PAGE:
cost

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English[edit]

Pronunciation[edit]

Etymology 1[edit]

From Middle English cost, from Old English cost (option, choice, possibility, manner, way, condition), from Old Norse kostr (choice, opportunity, chance, condition, state, quality), from Proto-Germanic *kustuz (choice, trial) (or Proto-Germanic *kustiz (choice, trial)), from Proto-Indo-European *ǵéwstus (to enjoy, taste).

Cognate with Icelandic kostur, German dialectal Kust (taste, flavour), Dutch kust (choice, choosing), North Frisian kest (choice, estimation, virtue), West Frisian kêst (article of law, statute), Old English cyst (free-will, choice, election, the best of anything, the choicest, picked host, moral excellence, virtue, goodness, generosity, munificence). Related to choose.

Noun[edit]

cost (plural costs)

  1. Manner; way; means; available course; contrivance.
    at all costs (= "by all means")
  2. Quality; condition; property; value; worth; a wont or habit; disposition; nature; kind; characteristic.
Derived terms[edit]
Related terms[edit]

Etymology 2[edit]

From Middle English cost, coust, from costen (to cost), see below.

Noun[edit]

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Wikipedia

cost (plural costs)

  1. Amount of money, time, etc. that is required or used.
    • 2013 June 8, “Obama goes troll-hunting”, The Economist, volume 407, number 8839, page 55: 
      According to this saga of intellectual-property misanthropy, these creatures [patent trolls] roam the business world, buying up patents and then using them to demand extravagant payouts from companies they accuse of infringing them. Often, their victims pay up rather than face the costs of a legal battle.
    The total cost of the new complex was an estimated $1.5 million.
    We have to cut costs if we want to avoid bankruptcy.
    The average cost of a new house is twice as much as t was 20 years ago.
  2. A negative consequence or loss that occurs or is required to occur.
    There were many costs to the development project, the least of all was the financial aspect.
    If you train all the time, there will be a few costs such as a lack of free time.
Derived terms[edit]
Translations[edit]
The translations below need to be checked and inserted above into the appropriate translation tables, removing any numbers. Numbers do not necessarily match those in definitions. See instructions at Help:How to check translations.

Etymology 3[edit]

From Middle English costen, from Old French coster, couster (to cost), from Medieval Latin costare, from Latin constare (stand together, stand at, cost), from com- + stare (stand).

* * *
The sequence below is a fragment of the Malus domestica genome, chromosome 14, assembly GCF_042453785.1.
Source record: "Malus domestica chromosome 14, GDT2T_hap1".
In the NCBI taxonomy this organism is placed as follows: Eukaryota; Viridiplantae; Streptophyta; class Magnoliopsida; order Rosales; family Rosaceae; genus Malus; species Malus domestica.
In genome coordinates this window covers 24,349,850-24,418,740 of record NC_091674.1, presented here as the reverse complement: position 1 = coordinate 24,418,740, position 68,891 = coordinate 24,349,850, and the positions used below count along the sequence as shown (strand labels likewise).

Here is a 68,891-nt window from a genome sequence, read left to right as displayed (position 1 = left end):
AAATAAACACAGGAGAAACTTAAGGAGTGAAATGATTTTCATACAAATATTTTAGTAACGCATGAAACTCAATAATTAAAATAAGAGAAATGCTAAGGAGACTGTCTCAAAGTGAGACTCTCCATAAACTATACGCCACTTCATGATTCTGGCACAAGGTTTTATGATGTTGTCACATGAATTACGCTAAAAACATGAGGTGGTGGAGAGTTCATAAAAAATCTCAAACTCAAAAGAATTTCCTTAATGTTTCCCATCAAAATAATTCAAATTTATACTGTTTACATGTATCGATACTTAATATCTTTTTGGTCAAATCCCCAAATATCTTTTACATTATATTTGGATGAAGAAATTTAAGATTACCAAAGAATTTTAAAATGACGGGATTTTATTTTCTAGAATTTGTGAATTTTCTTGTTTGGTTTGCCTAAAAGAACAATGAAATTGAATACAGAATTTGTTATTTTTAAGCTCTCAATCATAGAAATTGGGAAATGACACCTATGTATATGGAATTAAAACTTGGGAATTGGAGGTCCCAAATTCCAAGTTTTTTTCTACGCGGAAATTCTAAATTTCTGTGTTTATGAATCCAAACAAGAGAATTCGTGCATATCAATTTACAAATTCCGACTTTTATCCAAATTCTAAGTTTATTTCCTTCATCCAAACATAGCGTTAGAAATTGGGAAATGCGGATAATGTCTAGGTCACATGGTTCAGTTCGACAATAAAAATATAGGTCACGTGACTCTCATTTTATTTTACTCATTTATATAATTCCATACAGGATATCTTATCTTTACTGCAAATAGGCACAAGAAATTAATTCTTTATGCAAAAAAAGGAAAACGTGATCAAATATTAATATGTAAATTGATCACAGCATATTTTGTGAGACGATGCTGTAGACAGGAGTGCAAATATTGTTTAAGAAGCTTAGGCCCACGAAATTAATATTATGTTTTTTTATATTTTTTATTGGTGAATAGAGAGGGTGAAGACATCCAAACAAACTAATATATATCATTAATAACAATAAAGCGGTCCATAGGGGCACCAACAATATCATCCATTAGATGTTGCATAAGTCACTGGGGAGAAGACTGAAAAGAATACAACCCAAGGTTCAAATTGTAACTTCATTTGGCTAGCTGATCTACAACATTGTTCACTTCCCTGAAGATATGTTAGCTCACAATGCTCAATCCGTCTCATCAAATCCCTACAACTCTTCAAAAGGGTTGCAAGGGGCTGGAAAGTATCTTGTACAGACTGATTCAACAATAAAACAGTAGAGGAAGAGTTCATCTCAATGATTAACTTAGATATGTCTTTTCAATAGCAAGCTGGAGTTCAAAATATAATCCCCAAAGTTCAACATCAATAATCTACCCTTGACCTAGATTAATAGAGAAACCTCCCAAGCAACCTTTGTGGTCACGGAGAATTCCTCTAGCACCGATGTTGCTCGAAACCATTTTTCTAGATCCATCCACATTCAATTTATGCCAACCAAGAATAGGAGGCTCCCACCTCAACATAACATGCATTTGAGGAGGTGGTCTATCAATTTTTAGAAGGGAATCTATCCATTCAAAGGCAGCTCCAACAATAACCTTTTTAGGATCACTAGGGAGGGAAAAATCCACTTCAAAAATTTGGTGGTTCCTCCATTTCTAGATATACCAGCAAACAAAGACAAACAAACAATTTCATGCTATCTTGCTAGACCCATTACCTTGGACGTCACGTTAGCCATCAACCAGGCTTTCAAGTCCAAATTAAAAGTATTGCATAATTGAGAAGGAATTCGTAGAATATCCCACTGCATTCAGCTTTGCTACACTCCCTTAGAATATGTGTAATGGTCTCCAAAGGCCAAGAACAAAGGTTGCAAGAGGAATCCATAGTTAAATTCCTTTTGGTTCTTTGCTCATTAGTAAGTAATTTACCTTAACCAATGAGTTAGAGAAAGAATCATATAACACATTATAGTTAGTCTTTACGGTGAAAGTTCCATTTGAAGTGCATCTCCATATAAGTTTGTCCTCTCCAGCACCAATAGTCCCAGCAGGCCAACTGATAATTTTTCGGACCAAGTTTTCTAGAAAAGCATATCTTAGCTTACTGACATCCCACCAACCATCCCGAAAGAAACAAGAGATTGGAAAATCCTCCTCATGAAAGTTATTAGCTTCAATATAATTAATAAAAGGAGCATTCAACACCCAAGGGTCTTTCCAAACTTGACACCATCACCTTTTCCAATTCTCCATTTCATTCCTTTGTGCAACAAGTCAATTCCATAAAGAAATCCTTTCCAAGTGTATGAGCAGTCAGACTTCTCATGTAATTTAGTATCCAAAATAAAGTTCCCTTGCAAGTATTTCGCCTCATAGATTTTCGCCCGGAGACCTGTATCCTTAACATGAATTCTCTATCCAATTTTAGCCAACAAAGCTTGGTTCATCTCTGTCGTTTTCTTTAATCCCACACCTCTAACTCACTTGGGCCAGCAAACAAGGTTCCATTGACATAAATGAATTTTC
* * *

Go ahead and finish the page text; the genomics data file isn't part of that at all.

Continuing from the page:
Verb[edit]

cost (third-person singular simple present costs, present participle costing, simple past and past participle cost or costed) See Usage notes.

  1. To incur a charge; to require payment of a price.
    This shirt cost $50, while this was cheaper at only $30.
    It will cost you a lot of money to take a trip around the world.
  2. To cause something to be lost; to cause the expenditure or relinquishment of.
    Trying to rescue the man from the burning building cost them their lives.
    • Shakespeare
      though it cost me ten nights' watchings
  3. (obsolete) To require to be borne or suffered; to cause.
    • Milton
      to do him wanton rites, which cost them woe
  4. To calculate or estimate a price.
    I'd cost the repair work at a few thousand.
Usage notes[edit]

The past tense and past participle is cost in the sense of "this computer cost me £600", but costed in the sense of 'calculated', "the project was costed at $1 million."

Derived terms[edit]
Translations[edit]

Etymology 4[edit]

EB1911 - Volume 01 - Page 001 - 1.svg This entry lacks etymological information. If you are familiar with the origin of this term, please add it to the page as described here.

Noun[edit]

cost (plural costs)

  1. (obsolete) A rib; a side.
    • Ben Jonson
      betwixt the costs of a ship
  2. (heraldry) A cottise.

Statistics[edit]

Anagrams[edit]


Catalan[edit]

Noun[edit]

cost m (plural costs or costos)

  1. cost

Related terms[edit]


Manx[edit]

Noun[edit]

cost m (genitive cost, plural costyn)

  1. charge (monetary)

Derived terms[edit]


Old English[edit]

Etymology[edit]

Proto-Germanic *kust-, from Proto-Indo-European *ǵews- (to choose). Akin to Old Saxon kostōn (to try, tempt), Old High German kostōn (to taste, test, try by tasting) (German kosten), Icelandic kosta (to try, tempt), Gothic 𐌺𐌿𐍃𐍄𐌿𐍃 (kustus, test), Old English cystan (to spend, get the value of, procure), Old English cyst (proof, test, trial; choice), ċēosan (to choose). More at choose.

Pronunciation[edit]

Noun[edit]

cost m

  1. option, choice; possibility
  2. condition, manner, way
    þæs costes þe (on the condition that)

Declension[edit]

Adjective[edit]

cost

  1. chosen, choice
  2. tried, proven; excellent

Declension[edit]


Old French[edit]

Noun[edit]

cost m (oblique plural cosz, nominative singular cosz, nominative plural cost)

  1. cost; financial outlay

Related terms[edit]


Welsh[edit]

Noun[edit]

cost m, f (plural costau)

  1. cost
  2. expense